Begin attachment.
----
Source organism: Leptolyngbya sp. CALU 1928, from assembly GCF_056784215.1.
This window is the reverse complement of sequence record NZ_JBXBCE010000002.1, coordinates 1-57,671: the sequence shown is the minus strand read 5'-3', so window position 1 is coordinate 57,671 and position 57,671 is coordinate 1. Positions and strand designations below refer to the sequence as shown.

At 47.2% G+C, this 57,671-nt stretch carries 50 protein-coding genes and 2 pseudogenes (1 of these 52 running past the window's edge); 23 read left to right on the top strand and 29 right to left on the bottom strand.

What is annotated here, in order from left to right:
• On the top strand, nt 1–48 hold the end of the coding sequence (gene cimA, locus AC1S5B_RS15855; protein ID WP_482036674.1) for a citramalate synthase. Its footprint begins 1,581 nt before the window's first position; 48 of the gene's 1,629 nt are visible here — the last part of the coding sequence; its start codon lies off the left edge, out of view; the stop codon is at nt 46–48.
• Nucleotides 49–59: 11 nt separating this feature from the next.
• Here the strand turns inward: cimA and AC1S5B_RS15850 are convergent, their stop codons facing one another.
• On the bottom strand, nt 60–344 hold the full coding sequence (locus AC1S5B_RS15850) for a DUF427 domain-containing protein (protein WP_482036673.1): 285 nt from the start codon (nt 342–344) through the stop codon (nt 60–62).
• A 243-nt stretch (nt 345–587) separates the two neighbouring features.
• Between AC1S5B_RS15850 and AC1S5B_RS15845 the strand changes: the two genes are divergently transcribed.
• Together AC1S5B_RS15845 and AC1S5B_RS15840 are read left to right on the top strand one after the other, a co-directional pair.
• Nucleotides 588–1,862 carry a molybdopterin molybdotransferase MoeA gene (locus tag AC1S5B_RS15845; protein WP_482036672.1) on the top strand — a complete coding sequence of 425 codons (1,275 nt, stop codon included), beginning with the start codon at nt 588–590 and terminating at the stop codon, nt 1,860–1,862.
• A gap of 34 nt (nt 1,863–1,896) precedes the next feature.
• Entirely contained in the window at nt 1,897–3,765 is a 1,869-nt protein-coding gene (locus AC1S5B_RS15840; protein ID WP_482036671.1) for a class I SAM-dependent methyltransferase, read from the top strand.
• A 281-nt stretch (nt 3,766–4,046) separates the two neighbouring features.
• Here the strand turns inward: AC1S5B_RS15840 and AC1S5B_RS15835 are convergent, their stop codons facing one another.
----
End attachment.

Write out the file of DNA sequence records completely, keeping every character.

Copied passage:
Source organism: Leptolyngbya sp. CALU 1928, from assembly GCF_056784215.1.
This window is the reverse complement of sequence record NZ_JBXBCE010000002.1, coordinates 1-57,671: the sequence shown is the minus strand read 5'-3', so window position 1 is coordinate 57,671 and position 57,671 is coordinate 1. Positions and strand designations below refer to the sequence as shown.

At 47.2% G+C, this 57,671-nt stretch carries 50 protein-coding genes and 2 pseudogenes (1 of these 52 running past the window's edge); 23 read left to right on the top strand and 29 right to left on the bottom strand.

What is annotated here, in order from left to right:
• On the top strand, nt 1–48 hold the end of the coding sequence (gene cimA, locus AC1S5B_RS15855; protein ID WP_482036674.1) for a citramalate synthase. Its footprint begins 1,581 nt before the window's first position; 48 of the gene's 1,629 nt are visible here — the last part of the coding sequence; its start codon lies off the left edge, out of view; the stop codon is at nt 46–48.
• Nucleotides 49–59: 11 nt separating this feature from the next.
• Here the strand turns inward: cimA and AC1S5B_RS15850 are convergent, their stop codons facing one another.
• On the bottom strand, nt 60–344 hold the full coding sequence (locus AC1S5B_RS15850) for a DUF427 domain-containing protein (protein WP_482036673.1): 285 nt from the start codon (nt 342–344) through the stop codon (nt 60–62).
• A 243-nt stretch (nt 345–587) separates the two neighbouring features.
• Between AC1S5B_RS15850 and AC1S5B_RS15845 the strand changes: the two genes are divergently transcribed.
• Together AC1S5B_RS15845 and AC1S5B_RS15840 are read left to right on the top strand one after the other, a co-directional pair.
• Nucleotides 588–1,862 carry a molybdopterin molybdotransferase MoeA gene (locus tag AC1S5B_RS15845; protein WP_482036672.1) on the top strand — a complete coding sequence of 425 codons (1,275 nt, stop codon included), beginning with the start codon at nt 588–590 and terminating at the stop codon, nt 1,860–1,862.
• A gap of 34 nt (nt 1,863–1,896) precedes the next feature.
• Entirely contained in the window at nt 1,897–3,765 is a 1,869-nt protein-coding gene (locus AC1S5B_RS15840; protein ID WP_482036671.1) for a class I SAM-dependent methyltransferase, read from the top strand.
• A 281-nt stretch (nt 3,766–4,046) separates the two neighbouring features.
• Here the strand turns inward: AC1S5B_RS15840 and AC1S5B_RS15835 are convergent, their stop codons facing one another.